There is an internal debate that I have had for several months and that it “what is the greatest decade for cinema” in terms of quantity of quality films, and after several months of debate, I have come to the conclusion that the best decade for cinema was the 1980s.
I got onto this debate again over the weekend as I went back to my hometown of Lincoln for a few days. It was the first time I’ve had two days in a row off from all jobs since April and as I turn 32 on September 12th, I decided to celebrate by going home, seeing family and friends, and whilst there I got my present from my parents, the ever reliable present that is money. I decided to invest it in some new Blu-Rays as I haven’t brought myself some for a while, infact it’s only one in since April, which is a low number for me.
After browsing HMV’s five Blu-Rays for £30 section, I came away with the following (I bought more than five);
- Bill and Ted’s Excellent Adventure
- Weird Science
- Some Like it Hot
- Jane Got a Gun
- The Gift
I only realised a few hours later that four of my choices were from the 1980s, and it got that debate starting again, and I still come to the conclusion that is the best decade for film. Whilst that is obviously down to personal taste and opinion, I have decided to justify my decision by writing an article about it.
So many classics, and original films at that
Arguably no decade has more classics coming out of it than the 1980s. You’ve got genre defining classics in pretty much every single category, which isn’t something that you can say about most decades. Whilst the 1990s had some timeless films, such as “The Shawshank Redemption” and “Fight Club”, there weren’t that many films that you can look at and say that you’d still be watching them regularly 26 years after the decade ended.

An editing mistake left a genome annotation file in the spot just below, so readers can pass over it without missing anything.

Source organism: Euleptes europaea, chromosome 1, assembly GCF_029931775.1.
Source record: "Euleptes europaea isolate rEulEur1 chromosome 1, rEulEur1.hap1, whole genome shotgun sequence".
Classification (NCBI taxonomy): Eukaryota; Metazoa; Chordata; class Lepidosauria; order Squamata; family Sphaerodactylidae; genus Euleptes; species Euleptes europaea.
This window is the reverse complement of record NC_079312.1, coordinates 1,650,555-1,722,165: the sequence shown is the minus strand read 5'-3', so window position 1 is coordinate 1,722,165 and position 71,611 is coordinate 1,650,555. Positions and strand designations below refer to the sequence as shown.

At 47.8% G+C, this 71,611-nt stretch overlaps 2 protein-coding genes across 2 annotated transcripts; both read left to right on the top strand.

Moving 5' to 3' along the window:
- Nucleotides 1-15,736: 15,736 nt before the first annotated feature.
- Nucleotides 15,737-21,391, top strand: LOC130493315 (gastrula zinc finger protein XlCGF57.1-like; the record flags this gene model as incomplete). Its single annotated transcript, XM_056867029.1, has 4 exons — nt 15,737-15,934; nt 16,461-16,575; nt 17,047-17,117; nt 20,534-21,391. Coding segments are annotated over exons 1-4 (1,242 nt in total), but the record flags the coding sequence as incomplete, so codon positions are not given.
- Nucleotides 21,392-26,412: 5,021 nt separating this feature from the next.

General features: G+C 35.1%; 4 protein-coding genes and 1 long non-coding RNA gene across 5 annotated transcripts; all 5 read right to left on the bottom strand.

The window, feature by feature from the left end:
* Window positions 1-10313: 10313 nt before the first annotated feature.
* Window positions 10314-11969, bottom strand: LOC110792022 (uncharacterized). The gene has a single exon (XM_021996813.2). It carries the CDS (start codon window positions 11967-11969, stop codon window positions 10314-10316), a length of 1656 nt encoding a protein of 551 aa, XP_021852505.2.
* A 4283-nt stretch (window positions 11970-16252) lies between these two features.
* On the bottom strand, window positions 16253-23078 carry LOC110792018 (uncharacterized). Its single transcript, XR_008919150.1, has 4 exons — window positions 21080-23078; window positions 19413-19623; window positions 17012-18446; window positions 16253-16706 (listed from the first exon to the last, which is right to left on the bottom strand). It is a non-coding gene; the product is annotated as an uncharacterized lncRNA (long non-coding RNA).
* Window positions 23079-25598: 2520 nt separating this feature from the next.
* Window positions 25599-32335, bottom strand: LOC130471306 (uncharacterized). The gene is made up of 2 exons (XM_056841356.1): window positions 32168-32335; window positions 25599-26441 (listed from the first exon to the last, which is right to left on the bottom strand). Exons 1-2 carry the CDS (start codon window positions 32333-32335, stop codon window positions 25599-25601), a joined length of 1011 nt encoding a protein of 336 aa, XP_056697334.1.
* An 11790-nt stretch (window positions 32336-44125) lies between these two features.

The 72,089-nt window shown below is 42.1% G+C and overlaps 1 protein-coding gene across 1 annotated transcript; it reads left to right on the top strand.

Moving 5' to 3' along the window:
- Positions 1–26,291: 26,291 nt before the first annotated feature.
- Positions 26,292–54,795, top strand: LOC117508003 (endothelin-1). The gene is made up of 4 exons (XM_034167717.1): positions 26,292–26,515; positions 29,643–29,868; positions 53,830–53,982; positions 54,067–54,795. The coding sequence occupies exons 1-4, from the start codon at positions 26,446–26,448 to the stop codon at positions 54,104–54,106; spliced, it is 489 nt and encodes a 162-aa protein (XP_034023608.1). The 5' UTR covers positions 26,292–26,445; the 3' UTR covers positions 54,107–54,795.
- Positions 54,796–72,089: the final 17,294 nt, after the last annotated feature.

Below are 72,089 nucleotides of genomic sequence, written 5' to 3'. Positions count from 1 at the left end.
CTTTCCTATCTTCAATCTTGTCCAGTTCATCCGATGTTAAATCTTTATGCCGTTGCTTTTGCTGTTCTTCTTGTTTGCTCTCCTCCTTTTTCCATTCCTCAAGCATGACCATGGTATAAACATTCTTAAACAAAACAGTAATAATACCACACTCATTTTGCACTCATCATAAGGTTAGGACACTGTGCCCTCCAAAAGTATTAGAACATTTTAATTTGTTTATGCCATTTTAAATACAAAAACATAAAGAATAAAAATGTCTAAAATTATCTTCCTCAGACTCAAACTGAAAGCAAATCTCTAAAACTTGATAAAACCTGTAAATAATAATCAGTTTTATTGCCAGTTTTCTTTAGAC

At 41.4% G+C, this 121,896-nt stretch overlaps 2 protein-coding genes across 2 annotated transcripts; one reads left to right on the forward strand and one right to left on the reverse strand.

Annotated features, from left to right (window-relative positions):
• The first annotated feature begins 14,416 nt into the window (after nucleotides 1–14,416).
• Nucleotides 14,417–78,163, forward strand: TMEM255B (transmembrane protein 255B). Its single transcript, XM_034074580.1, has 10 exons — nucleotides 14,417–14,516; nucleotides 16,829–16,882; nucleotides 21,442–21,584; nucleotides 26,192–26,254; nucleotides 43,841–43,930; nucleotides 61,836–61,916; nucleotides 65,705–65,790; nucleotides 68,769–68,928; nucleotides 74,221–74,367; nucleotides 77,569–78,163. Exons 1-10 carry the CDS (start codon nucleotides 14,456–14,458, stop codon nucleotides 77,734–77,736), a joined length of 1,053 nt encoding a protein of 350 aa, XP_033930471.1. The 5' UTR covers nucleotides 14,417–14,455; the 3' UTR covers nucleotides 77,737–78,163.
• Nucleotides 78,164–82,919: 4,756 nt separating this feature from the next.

To put this in some sort of context, here are some examples of genres and some of the classics (in my opinion) in that genre. Please note that if there is an asterix next to it, I haven’t actually seen the film and am going purely off it’s reputation.
Science Fiction : ET*, The Terminator, The Empire Strikes Back, Return of the Jedi, Blade Runner*, Predator, The Abyss, Star Trek 2 : The Wrath of Khan and Aliens.
Horror : The Fly, The Thing, The Shining, Gremlins and The Evil Dead.
Comedy : Ghostbusters, Bill and Ted’s Excellent Adventure, Weird Science, Back to the Future, The Breakfast Club, Ferris Bueller’s Day Off*, The Blues Brothers*, Big, Who Framed Roger Rabbit, Honey I Shrunk the Kids and Police Academy.
Adventure : Raiders of the Lost Ark, Willow, Krull, The Neverending Story and The Goonies.
War : Full Metal Jacket* and Platoon*.
Action : Die Hard and Top Gun.
Drama : Rain Man, Stand by Me, Gandhi and A Passage to India*.
All of those were just of of the top of my head, I’m sure if I delved into it there would be more, but there just some of the classics that came from the 1980s, and in particular, original ideas. Again, without delving into it, there are only three sequels listed above (Empire Strikes Back, Return of the Jedi and Wrath of Khan), and whilst there are a few remakes (The Fly and the Thing), the vast majority are original ideas and a lot of those films, for better or for worse, started franchises.